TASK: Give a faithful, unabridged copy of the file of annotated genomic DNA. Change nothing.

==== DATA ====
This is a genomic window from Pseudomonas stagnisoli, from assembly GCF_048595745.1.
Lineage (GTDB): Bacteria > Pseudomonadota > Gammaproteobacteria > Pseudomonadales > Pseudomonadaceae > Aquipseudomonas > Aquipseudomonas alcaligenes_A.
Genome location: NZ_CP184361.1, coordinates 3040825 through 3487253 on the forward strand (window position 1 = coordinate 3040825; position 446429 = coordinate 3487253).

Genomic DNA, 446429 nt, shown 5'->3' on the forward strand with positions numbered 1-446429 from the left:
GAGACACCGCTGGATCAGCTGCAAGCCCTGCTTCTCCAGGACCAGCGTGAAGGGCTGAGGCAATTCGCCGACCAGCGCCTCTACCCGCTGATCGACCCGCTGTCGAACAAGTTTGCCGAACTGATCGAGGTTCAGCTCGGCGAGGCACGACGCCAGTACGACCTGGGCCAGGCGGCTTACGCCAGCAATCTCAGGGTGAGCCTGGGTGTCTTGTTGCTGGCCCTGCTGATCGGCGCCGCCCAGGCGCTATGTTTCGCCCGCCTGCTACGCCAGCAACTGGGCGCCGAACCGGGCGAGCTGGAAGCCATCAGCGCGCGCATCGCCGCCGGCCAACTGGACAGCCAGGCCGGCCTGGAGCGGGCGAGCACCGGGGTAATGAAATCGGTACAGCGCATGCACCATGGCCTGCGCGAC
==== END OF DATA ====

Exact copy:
This is a genomic window from Pseudomonas stagnisoli, from assembly GCF_048595745.1.
Lineage (GTDB): Bacteria > Pseudomonadota > Gammaproteobacteria > Pseudomonadales > Pseudomonadaceae > Aquipseudomonas > Aquipseudomonas alcaligenes_A.
Genome location: NZ_CP184361.1, coordinates 3040825 through 3487253 on the forward strand (window position 1 = coordinate 3040825; position 446429 = coordinate 3487253).

Genomic DNA, 446429 nt, shown 5'->3' on the forward strand with positions numbered 1-446429 from the left:
GAGACACCGCTGGATCAGCTGCAAGCCCTGCTTCTCCAGGACCAGCGTGAAGGGCTGAGGCAATTCGCCGACCAGCGCCTCTACCCGCTGATCGACCCGCTGTCGAACAAGTTTGCCGAACTGATCGAGGTTCAGCTCGGCGAGGCACGACGCCAGTACGACCTGGGCCAGGCGGCTTACGCCAGCAATCTCAGGGTGAGCCTGGGTGTCTTGTTGCTGGCCCTGCTGATCGGCGCCGCCCAGGCGCTATGTTTCGCCCGCCTGCTACGCCAGCAACTGGGCGCCGAACCGGGCGAGCTGGAAGCCATCAGCGCGCGCATCGCCGCCGGCCAACTGGACAGCCAGGCCGGCCTGGAGCGGGCGAGCACCGGGGTAATGAAATCGGTACAGCGCATGCACCATGGCCTGCGCGAC